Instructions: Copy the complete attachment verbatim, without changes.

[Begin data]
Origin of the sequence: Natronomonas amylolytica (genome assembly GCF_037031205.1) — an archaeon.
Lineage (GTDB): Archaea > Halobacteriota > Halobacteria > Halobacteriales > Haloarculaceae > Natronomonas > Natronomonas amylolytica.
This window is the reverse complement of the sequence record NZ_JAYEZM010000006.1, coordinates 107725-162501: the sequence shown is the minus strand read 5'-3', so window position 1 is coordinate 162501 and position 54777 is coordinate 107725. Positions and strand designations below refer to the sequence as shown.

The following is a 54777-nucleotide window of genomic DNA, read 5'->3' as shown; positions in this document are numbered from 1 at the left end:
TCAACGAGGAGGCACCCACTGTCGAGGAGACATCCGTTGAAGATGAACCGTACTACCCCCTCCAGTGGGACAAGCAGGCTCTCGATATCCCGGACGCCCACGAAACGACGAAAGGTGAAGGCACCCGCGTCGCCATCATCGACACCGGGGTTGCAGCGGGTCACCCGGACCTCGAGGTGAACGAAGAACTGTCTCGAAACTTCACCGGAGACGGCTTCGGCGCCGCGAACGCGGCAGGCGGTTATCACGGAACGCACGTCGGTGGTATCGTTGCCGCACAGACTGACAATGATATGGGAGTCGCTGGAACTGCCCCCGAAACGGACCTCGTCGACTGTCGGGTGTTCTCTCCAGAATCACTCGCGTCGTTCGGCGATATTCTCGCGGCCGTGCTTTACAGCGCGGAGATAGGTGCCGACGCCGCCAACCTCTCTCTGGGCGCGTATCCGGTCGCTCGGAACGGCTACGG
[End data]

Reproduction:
Origin of the sequence: Natronomonas amylolytica (genome assembly GCF_037031205.1) — an archaeon.
Lineage (GTDB): Archaea > Halobacteriota > Halobacteria > Halobacteriales > Haloarculaceae > Natronomonas > Natronomonas amylolytica.
This window is the reverse complement of the sequence record NZ_JAYEZM010000006.1, coordinates 107725-162501: the sequence shown is the minus strand read 5'-3', so window position 1 is coordinate 162501 and position 54777 is coordinate 107725. Positions and strand designations below refer to the sequence as shown.

The following is a 54777-nucleotide window of genomic DNA, read 5'->3' as shown; positions in this document are numbered from 1 at the left end:
TCAACGAGGAGGCACCCACTGTCGAGGAGACATCCGTTGAAGATGAACCGTACTACCCCCTCCAGTGGGACAAGCAGGCTCTCGATATCCCGGACGCCCACGAAACGACGAAAGGTGAAGGCACCCGCGTCGCCATCATCGACACCGGGGTTGCAGCGGGTCACCCGGACCTCGAGGTGAACGAAGAACTGTCTCGAAACTTCACCGGAGACGGCTTCGGCGCCGCGAACGCGGCAGGCGGTTATCACGGAACGCACGTCGGTGGTATCGTTGCCGCACAGACTGACAATGATATGGGAGTCGCTGGAACTGCCCCCGAAACGGACCTCGTCGACTGTCGGGTGTTCTCTCCAGAATCACTCGCGTCGTTCGGCGATATTCTCGCGGCCGTGCTTTACAGCGCGGAGATAGGTGCCGACGCCGCCAACCTCTCTCTGGGCGCGTATCCGGTCGCTCGGAACGGCTACGG